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South Sudan urged to ratify UN Protocol to prevent human trafficking

South Sudan’s transitional government of national unity has been urged to speed up the process of ratifying the UN Protocol to Prevent, Suppress & Punish Trafficking in Persons.

Grace Dorong, the Coordinator of Human Anti-Trafficking Network in South Sudan, said trafficking in persons is happening at the entry points as well as places like markets and hotels across the country.

“Trafficking in persons happens in entry points,  markets, and hotels, South Sudan has almost half of the population outside in refugee camps, wherever they are they are not safe from human trafficking,” Dorong said during commemoration of World Day Against Trafficking in Persons held at Nyakuron Cultural Center in Juba on Friday.

“South Sudan does not have a law on trafficking in persons and there has not been a referral mechanism, we call upon each and everyone in the country to take steps forward,” she said.

Philip Boterere, the Representative for International Organization for Migration (IOM), said the main purpose for trafficking in persons was driven by greed and selfishness.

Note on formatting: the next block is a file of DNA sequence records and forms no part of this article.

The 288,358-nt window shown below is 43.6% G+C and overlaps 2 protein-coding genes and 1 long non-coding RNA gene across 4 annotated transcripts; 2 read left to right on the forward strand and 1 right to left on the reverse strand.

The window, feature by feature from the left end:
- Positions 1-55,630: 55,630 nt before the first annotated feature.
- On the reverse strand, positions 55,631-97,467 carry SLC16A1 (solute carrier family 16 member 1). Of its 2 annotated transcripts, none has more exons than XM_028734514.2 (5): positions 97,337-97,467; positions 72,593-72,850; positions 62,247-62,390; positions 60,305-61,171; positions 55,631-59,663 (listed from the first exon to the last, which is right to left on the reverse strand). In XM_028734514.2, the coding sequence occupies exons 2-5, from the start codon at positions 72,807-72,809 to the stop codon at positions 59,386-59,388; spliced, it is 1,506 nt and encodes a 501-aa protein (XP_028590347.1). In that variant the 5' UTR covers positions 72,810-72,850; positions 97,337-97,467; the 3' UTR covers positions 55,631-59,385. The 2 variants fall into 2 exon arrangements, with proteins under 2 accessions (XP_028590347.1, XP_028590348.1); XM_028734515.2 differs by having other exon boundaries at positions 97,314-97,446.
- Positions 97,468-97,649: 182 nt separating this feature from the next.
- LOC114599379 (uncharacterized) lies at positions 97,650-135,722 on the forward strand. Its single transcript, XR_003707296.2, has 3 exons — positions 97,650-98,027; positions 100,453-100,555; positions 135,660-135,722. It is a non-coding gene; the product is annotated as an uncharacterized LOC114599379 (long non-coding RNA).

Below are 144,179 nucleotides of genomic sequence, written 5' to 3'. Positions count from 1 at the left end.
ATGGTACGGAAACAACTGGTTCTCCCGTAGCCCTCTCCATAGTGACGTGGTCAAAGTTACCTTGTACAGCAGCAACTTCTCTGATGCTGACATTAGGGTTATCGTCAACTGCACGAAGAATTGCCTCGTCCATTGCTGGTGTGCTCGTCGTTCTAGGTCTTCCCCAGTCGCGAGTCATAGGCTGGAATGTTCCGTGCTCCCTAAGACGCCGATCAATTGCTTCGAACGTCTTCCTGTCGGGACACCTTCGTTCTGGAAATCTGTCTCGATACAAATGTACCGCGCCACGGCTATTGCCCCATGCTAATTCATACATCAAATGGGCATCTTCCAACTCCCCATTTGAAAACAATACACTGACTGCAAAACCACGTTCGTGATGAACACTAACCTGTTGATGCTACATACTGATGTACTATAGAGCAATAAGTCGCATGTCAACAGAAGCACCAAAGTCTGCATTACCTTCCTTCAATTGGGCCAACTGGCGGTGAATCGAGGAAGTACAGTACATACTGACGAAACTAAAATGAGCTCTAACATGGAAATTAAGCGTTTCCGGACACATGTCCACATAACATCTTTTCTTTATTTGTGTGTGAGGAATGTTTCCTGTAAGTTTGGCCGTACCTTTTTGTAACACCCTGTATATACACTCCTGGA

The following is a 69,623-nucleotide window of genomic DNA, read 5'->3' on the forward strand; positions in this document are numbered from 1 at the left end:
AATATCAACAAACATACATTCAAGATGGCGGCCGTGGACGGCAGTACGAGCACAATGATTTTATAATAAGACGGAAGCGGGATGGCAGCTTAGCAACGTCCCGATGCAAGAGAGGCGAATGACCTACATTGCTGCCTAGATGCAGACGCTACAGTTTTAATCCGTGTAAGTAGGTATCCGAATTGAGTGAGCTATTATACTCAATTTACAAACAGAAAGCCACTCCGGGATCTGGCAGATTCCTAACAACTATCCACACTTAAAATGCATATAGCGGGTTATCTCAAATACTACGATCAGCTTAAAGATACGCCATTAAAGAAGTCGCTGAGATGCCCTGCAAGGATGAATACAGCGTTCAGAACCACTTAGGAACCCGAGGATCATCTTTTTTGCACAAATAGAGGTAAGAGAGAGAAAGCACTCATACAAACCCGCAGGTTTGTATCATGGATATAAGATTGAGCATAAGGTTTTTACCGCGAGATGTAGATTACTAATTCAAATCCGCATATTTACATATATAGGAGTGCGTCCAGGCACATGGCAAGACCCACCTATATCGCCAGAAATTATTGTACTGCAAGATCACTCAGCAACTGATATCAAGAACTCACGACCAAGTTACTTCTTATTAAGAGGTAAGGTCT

“The main purpose that people are trafficked is for selfish reasons by people who are behind it, it does not benefit the person who is trafficked it benefits the perpetrator. We will continue to support the efforts in this country to eliminate and to also alleviate the challenges immigrants face,” Boterere said.

Joy Julie, the head of trade and border relations in the Ugandan community based in Juba, said several Ugandan nationals have been victims of human smugglers at the border crossing points.

 “We have a lot of cases, Ugandans are brought here for work and they are told this work is good, but eventually when the person arrives the payment agreement is changed and the nature of work and mistreatment increase,” Julie said in an interview.

She disclosed they have managed to rescue seven victims of human trafficking from their captors whom they helped this year to return to Uganda.

“We have a place in Gumbo market, once you ask them (sex workers) they say we were brought to work, they are brought by South Sudanese to do housekeeping without nationality documents,” Julie said.

South Sudan has a national taskforce charged with combating trafficking in persons but it has done little to prevent trafficking in persons.

United Nations World Day against Trafficking in Persons, celebrated annually on July 30, was established to raise awareness of the plight of human trafficking victims, and promote and protect their rights.

Niyibizi Aladin, the Chairperson of Burundian Diaspora in South Sudan, said most Burundians in South Sudan lack nationality documents that make them prone to human traffickers.

“Most of them (Burundians) do not have documents and others come with one year travelling document which gets expired while they are here. Most of the time they have been misled that there are jobs in South Sudan and they end up stranded here,” Aladin said.

World Day Against Trafficking in Persons is commemorated annually on July 30th.

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